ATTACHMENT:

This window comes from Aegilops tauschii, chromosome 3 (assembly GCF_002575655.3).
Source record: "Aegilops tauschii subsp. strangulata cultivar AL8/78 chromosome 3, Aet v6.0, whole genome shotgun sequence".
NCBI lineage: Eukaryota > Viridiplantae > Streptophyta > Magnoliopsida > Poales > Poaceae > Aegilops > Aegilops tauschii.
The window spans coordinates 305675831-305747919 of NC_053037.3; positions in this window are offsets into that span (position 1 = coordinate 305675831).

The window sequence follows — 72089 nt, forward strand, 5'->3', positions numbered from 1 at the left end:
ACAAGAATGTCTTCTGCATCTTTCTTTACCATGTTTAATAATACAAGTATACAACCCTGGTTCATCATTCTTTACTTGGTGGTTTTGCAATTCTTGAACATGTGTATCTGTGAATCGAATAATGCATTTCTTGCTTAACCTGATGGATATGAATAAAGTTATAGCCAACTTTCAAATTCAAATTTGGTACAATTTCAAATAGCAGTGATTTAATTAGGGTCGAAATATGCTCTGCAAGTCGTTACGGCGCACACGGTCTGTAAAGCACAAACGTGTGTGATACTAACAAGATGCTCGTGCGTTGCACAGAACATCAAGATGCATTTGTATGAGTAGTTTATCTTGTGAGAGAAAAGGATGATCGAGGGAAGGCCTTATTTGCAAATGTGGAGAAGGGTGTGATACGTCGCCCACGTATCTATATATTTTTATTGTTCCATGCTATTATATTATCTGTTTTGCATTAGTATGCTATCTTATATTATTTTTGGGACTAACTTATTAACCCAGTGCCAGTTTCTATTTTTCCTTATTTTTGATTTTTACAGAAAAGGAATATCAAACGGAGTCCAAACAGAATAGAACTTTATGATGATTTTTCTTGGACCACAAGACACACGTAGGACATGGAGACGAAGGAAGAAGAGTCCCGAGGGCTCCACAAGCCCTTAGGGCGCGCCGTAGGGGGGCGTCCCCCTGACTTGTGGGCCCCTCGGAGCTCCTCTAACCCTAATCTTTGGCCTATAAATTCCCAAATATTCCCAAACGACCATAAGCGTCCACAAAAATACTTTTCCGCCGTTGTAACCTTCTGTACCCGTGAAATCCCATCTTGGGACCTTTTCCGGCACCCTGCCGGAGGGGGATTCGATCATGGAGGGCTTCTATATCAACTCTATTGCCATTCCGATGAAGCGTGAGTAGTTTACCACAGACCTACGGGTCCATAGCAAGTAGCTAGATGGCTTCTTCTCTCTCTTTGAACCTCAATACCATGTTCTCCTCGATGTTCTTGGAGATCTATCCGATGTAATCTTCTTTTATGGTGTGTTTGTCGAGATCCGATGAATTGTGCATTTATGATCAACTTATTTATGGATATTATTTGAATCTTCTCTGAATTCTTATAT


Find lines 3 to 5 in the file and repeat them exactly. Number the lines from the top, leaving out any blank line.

NCBI lineage: Eukaryota > Viridiplantae > Streptophyta > Magnoliopsida > Poales > Poaceae > Aegilops > Aegilops tauschii.
The window spans coordinates 305675831-305747919 of NC_053037.3; positions in this window are offsets into that span (position 1 = coordinate 305675831).

The window sequence follows — 72089 nt, forward strand, 5'->3', positions numbered from 1 at the left end: